EMR Satisfaction

EMR Satisfaction - A Fool's Errand?

Coming hot off the heels of HIMSS 18, we at KLAS are all looking forward to the rest of the year. It’s always an eye-opening experience for us to discuss the future of HIT face to face with the movers and shakers of the industry.

We had just such an opportunity during a focus group of CIOs this past week. If you’ll allow me to pull back the curtain, I’d love to tell you a little about the focus group’s conversation surrounding our ongoing study—the Arch Collaborative—into EMR usability.

When I asked these CIOs whether any of their end-user clinicians were satisfied overall with their EHR, a total of zero hands went up. When I asked whether any of them believe that, within 4–5 years, they could get to a place where their clinicians were satisfied, one hand rose.

They then expressed to me that EMR satisfaction would not—in fact could not—be solved until the EMR was as user friendly as Google or Apple’s iOS.

Later when speaking with a group of CMIOs, I asked, “Did you know that there are organizations out there with highly satisfied EMR users?” If skeptical stares were worth money, I could’ve retired last Thursday.

But it’s true! The single biggest discovery coming out of the Arch Collaborative so far is “Yes, satisfied EMR users do exist!” More than that, there are entire organizations with a majority of their clinicians who are satisfied using their EMR.

Knowing that someone out there has been successful in making the EMR usable is the first step in fixing the problem. Now, knowing the “who,” we can look at what they’re doing to discover the “how.”

I wondered why we weren’t hearing more from these successful organizations until a coworker of mine shared this story:

“When I proposed to my wife, I went all out. We took a 3-day trip to the beach, where I proposed on the cliffside at sunset, overlooking the white sands near her favorite city. It was picturesque, but we don’t talk about it all that often. Most of our social circle got married when we were in college and poor.

For them, the proposal was nothing fancier than a picnic in the park. So, when the conversation turns to us, we downplay the experience because well, nobody wants to sound conceited.”

While not nearly so romantic, I think we’ve seen something similar happen in healthcare. Sure, we may not find a “fairytale” EMR experience, but there absolutely are organizations who have daily success. Still, it’s not exactly in vogue to raise your hand and say, “We’re doing really well with our EMR, and the clinicians love it!”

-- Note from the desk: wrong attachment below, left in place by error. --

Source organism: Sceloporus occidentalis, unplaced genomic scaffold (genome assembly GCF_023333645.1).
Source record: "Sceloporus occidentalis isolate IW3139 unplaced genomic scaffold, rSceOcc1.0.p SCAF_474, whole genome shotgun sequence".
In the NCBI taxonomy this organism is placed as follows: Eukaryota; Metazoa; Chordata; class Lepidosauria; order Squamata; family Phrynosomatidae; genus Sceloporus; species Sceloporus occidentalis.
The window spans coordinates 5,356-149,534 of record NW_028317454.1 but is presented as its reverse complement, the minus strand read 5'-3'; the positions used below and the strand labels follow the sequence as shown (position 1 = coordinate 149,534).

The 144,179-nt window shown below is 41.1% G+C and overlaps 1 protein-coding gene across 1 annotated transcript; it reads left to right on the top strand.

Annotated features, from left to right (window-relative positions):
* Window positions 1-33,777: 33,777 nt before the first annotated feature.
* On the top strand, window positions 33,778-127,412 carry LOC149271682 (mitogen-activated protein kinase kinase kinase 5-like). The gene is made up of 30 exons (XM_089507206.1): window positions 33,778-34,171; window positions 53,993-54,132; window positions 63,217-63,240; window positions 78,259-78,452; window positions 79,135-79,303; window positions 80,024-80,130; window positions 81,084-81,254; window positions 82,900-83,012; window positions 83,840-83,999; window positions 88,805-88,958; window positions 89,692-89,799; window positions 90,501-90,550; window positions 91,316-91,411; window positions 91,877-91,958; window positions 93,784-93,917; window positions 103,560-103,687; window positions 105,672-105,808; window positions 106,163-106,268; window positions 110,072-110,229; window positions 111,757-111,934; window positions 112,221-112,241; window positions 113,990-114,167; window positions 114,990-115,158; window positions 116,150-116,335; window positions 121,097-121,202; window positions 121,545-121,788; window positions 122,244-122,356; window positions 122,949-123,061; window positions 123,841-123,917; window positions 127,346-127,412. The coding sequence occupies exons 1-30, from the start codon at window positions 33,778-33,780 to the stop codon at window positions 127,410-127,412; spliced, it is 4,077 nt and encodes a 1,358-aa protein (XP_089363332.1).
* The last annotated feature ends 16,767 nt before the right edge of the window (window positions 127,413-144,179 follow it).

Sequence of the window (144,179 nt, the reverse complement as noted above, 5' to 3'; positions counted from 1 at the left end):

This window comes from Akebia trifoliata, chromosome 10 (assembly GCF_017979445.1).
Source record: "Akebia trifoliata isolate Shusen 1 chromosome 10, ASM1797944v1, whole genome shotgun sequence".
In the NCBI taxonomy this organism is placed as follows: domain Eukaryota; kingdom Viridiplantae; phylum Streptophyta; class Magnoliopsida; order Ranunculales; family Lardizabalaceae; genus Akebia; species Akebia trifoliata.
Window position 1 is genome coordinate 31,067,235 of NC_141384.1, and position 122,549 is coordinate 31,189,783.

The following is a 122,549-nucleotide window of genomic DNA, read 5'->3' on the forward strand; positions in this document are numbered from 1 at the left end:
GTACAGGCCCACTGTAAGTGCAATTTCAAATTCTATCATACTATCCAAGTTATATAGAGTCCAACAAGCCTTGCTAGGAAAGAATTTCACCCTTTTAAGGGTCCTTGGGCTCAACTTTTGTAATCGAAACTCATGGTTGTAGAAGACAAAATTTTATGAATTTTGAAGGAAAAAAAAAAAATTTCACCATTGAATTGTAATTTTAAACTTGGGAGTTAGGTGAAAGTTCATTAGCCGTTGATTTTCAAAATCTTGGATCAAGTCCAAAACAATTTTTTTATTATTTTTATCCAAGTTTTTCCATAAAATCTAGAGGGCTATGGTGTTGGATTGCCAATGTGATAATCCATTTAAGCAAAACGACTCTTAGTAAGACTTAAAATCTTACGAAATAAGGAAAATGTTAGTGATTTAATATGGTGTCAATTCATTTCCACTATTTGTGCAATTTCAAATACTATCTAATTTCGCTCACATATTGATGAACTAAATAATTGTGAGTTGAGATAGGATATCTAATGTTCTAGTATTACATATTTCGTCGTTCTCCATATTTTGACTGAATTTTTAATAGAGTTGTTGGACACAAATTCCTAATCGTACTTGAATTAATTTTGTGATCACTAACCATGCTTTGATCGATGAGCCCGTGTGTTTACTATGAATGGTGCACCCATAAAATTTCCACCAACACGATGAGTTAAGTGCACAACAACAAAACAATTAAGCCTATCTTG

This of course raises the question: who are these satisfied organizations? Well, among the 90+ organizations we’ve worked with so far, the Northwest region of Kaiser Permanente reported a Net EMR Experience score of 88. (Note: the Net EMR Experience score measures satisfaction in a manner similar to the net promoter score.) It makes sense, I think, that a large organization from Kaiser has high satisfaction since Kaiser has a reputation for being ahead of the curve.

It’s enlightening, then, to know that the organization we’ve encountered with the second-highest rate of satisfaction is Greater Hudson Valley Health System, a community-based organization.

In terms of organization size and resources, chances are your organization falls somewhere in between these two ends of the healthcare spectrum. And that is good news because along with these two organizations, we’re encountering more and more providers of all shapes and sizes who report high satisfaction among their users. These organizations have become leaders in the Arch Collaborative from whom the rest of us can pull best practices and innovative strategies to improve our own situations.

To those in the midst of HIT-induced physician burnout, the Arch Collaborative brings hope. We know things can get better because we’re learning from the organizations who’ve succeeded. It’s a far cry from the “everybody’s EMR is failing” message that seems so popular today. We know we’re going against the grain by saying this, but almost regardless of your vendor, your clinicians can have a satisfying, successful EMR experience.

If you’d like to learn more, reach out to me at ArchCollaborative@klasresearch.com.